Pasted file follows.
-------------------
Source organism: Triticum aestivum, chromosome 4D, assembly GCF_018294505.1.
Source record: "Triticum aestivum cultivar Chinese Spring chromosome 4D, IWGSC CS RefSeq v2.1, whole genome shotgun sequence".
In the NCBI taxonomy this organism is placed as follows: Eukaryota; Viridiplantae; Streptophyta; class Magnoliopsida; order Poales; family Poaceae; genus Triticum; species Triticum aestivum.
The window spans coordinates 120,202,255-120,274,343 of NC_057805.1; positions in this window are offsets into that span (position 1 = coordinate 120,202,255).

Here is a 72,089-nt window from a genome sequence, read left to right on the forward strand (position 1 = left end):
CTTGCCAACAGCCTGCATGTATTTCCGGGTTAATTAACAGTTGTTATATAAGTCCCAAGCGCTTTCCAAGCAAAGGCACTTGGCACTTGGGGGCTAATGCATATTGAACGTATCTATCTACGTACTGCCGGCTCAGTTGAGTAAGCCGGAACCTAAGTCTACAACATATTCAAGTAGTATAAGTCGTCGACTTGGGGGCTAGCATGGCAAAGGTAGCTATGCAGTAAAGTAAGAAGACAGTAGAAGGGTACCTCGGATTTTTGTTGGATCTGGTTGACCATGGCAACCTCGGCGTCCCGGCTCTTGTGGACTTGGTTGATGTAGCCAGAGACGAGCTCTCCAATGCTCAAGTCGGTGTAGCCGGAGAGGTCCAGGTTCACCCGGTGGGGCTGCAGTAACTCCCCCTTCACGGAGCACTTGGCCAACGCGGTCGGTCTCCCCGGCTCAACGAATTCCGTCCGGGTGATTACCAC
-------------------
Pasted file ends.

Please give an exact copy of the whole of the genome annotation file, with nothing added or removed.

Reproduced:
Source organism: Triticum aestivum, chromosome 4D, assembly GCF_018294505.1.
Source record: "Triticum aestivum cultivar Chinese Spring chromosome 4D, IWGSC CS RefSeq v2.1, whole genome shotgun sequence".
In the NCBI taxonomy this organism is placed as follows: Eukaryota; Viridiplantae; Streptophyta; class Magnoliopsida; order Poales; family Poaceae; genus Triticum; species Triticum aestivum.
The window spans coordinates 120,202,255-120,274,343 of NC_057805.1; positions in this window are offsets into that span (position 1 = coordinate 120,202,255).

Here is a 72,089-nt window from a genome sequence, read left to right on the forward strand (position 1 = left end):
CTTGCCAACAGCCTGCATGTATTTCCGGGTTAATTAACAGTTGTTATATAAGTCCCAAGCGCTTTCCAAGCAAAGGCACTTGGCACTTGGGGGCTAATGCATATTGAACGTATCTATCTACGTACTGCCGGCTCAGTTGAGTAAGCCGGAACCTAAGTCTACAACATATTCAAGTAGTATAAGTCGTCGACTTGGGGGCTAGCATGGCAAAGGTAGCTATGCAGTAAAGTAAGAAGACAGTAGAAGGGTACCTCGGATTTTTGTTGGATCTGGTTGACCATGGCAACCTCGGCGTCCCGGCTCTTGTGGACTTGGTTGATGTAGCCAGAGACGAGCTCTCCAATGCTCAAGTCGGTGTAGCCGGAGAGGTCCAGGTTCACCCGGTGGGGCTGCAGTAACTCCCCCTTCACGGAGCACTTGGCCAACGCGGTCGGTCTCCCCGGCTCAACGAATTCCGTCCGGGTGATTACCAC